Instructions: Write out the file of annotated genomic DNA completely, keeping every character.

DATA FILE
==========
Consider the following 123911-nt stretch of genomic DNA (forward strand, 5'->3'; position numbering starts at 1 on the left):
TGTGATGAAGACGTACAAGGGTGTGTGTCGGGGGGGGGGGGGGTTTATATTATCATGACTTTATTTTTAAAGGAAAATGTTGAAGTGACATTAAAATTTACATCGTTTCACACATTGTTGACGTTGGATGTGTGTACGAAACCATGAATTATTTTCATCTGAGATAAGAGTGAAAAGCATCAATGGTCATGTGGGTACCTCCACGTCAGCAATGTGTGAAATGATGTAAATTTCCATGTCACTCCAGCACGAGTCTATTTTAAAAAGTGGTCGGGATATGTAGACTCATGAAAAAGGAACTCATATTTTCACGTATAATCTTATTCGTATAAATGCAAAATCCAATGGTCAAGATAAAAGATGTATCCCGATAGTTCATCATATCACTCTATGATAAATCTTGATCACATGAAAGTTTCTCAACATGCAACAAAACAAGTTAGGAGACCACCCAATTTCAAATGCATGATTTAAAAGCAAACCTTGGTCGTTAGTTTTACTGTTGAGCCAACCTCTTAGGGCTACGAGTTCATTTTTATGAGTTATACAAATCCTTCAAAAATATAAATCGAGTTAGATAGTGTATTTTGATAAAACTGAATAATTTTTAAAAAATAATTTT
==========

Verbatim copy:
Consider the following 123911-nt stretch of genomic DNA (forward strand, 5'->3'; position numbering starts at 1 on the left):
TGTGATGAAGACGTACAAGGGTGTGTGTCGGGGGGGGGGGGGGTTTATATTATCATGACTTTATTTTTAAAGGAAAATGTTGAAGTGACATTAAAATTTACATCGTTTCACACATTGTTGACGTTGGATGTGTGTACGAAACCATGAATTATTTTCATCTGAGATAAGAGTGAAAAGCATCAATGGTCATGTGGGTACCTCCACGTCAGCAATGTGTGAAATGATGTAAATTTCCATGTCACTCCAGCACGAGTCTATTTTAAAAAGTGGTCGGGATATGTAGACTCATGAAAAAGGAACTCATATTTTCACGTATAATCTTATTCGTATAAATGCAAAATCCAATGGTCAAGATAAAAGATGTATCCCGATAGTTCATCATATCACTCTATGATAAATCTTGATCACATGAAAGTTTCTCAACATGCAACAAAACAAGTTAGGAGACCACCCAATTTCAAATGCATGATTTAAAAGCAAACCTTGGTCGTTAGTTTTACTGTTGAGCCAACCTCTTAGGGCTACGAGTTCATTTTTATGAGTTATACAAATCCTTCAAAAATATAAATCGAGTTAGATAGTGTATTTTGATAAAACTGAATAATTTTTAAAAAATAATTTT